I was walking home from a quick walk around the huge Cheongyangni market in my neighborhood when the skies turned gloomy. It looked it was about to drizzle.
On Sunday mornings, the neighborhood is usually quiet with most of the shops closed, and the customers scarce. A few pedestrians were walking through the sidewalks while a few blue buses were still trying to pick up passengers at the bus stop nearby.
But upon turning to cross a small alley, I was surprised to see a Korean lady of grandma-age sitting on her wide yellow blanket and laying out ladies' handkerchieves to sell. The sight of a singular vendor brave enough to defy the weather and the scarcity of prospective customers surprised me. What an optimistic attitude! I thought.
And as I was walking right next to her display, the red hankies with their flowery designs caught my eye. My mom would love this!
I immediately greeted her and asked how much were her flimsy articles of attractive merchandise. She mentioned an amount and I immediately picked one, then another, and then another.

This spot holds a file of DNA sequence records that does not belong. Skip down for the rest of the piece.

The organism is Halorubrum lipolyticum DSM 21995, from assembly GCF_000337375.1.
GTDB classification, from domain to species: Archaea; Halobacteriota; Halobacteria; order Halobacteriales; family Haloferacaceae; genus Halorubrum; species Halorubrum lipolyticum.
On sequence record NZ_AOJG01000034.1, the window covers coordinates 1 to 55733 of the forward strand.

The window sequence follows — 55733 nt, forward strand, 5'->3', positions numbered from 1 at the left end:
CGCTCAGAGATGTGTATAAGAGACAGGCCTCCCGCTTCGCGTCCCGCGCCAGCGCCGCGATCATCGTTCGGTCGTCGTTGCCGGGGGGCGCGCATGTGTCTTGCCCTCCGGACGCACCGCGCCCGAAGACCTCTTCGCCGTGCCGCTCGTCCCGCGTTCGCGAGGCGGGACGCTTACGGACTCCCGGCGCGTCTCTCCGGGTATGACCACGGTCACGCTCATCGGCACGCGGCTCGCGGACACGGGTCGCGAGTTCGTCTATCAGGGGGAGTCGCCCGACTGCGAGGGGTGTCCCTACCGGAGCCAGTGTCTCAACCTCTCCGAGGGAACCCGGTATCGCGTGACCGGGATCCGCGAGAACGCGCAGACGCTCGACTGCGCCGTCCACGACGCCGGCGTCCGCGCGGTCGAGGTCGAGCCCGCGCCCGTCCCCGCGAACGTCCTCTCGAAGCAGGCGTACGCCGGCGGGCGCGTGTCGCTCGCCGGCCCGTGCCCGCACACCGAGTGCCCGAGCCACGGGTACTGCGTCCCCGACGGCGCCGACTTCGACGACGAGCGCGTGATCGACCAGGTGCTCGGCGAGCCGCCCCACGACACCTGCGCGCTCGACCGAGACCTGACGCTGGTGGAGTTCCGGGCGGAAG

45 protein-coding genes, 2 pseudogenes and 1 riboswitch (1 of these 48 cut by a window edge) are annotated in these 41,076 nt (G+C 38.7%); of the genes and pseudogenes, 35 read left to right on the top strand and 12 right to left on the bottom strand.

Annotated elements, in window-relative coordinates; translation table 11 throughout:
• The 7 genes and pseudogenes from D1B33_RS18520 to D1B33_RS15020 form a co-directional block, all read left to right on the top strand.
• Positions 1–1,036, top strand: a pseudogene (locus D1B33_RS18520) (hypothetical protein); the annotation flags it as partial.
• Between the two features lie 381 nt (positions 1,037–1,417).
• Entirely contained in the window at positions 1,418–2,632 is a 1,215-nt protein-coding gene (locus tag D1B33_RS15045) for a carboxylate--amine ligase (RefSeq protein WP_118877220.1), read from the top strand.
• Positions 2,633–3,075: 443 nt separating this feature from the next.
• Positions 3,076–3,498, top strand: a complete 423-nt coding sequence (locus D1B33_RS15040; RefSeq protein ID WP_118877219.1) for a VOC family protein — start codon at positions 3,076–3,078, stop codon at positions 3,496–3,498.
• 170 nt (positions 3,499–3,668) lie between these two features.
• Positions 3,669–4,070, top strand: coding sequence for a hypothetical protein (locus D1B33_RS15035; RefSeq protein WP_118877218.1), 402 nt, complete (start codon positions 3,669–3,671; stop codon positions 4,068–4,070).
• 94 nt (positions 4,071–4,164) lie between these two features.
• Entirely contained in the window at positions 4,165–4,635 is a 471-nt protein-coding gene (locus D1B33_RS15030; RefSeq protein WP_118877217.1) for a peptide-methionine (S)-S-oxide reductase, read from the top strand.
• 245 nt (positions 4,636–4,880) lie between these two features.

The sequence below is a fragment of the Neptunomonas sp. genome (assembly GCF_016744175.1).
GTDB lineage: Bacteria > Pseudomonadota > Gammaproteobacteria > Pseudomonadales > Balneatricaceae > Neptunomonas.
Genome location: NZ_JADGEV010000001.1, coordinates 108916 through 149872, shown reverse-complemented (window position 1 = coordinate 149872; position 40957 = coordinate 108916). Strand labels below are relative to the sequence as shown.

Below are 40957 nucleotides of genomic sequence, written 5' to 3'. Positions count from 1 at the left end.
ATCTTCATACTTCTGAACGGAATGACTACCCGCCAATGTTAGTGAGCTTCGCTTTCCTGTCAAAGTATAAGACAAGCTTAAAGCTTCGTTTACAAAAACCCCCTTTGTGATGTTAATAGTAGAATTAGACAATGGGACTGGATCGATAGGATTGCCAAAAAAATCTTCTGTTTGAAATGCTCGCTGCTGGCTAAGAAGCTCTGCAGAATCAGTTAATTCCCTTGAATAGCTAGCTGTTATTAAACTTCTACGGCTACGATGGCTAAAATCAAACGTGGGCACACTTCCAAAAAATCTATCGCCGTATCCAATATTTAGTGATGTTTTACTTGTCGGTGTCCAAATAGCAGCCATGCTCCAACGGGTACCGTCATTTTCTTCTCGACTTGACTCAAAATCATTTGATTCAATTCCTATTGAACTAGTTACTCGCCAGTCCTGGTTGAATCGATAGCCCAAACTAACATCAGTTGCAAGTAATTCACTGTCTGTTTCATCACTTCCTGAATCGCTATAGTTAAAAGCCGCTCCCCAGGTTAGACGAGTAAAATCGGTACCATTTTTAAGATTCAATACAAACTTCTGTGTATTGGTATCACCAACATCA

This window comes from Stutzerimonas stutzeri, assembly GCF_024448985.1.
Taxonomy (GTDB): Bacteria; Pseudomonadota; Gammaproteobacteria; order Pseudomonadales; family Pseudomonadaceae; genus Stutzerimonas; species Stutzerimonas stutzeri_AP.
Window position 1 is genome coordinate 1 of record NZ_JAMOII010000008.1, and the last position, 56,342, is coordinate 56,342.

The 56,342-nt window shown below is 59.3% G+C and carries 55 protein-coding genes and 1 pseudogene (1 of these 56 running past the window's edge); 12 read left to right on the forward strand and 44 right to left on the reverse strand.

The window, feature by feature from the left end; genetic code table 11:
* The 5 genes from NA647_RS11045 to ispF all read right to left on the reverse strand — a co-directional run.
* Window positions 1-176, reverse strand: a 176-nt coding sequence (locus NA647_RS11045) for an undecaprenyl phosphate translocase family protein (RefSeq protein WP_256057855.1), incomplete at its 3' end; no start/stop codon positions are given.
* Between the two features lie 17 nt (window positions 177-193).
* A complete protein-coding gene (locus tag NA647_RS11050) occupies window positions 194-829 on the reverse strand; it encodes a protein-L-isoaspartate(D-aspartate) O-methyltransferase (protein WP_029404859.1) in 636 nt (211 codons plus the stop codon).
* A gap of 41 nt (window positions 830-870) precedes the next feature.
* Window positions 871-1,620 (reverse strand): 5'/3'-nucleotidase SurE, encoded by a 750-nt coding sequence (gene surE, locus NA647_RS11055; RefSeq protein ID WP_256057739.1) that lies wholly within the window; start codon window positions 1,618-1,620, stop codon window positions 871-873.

Although my proficiency of the Korean language is probably the poorest in the whole neighborhood, I understood that, for KRW10,000, she'd surrender to me five of her merchandise.
If you are a tourist traveling around Seoul, you'd probably see a lot of old Korean women working, cooking or selling delicacies and everything else from morning until late evening.
I always thought that, at their age, they should be now enjoying life, instead of still working to make a living.
So, the moment I realized what the scene before me was all about, the thought of buying ladies' handkerchieves from her immediately came to mind.
Here she was, sitting on the cold pavement under gloomy skies, laying out the hankies one by one, presenting them to passers-by that were few and far between, and hoping to get lucky on this day when most people stay home to rest.
For a few weeks since I settled in, I already walked around my new Dongdaemun neighborhood to get to know it well. This lady, trying to make a living on a Sunday morning, was also a neighbor. And buying a few hankies from her would make it worth her while.
Before we parted, she kept on talking in Korean and I was able to catch a few words and something about 'a man'. I thought she said that she was surprised that her early customer was 'a man', someone she probably never expected.
Well, she didn't know I wasn't just a random pedestrian passing by; 'the man' was a neighbor.
(The Korean lady preparing to pack the red hankies I selected for my mom)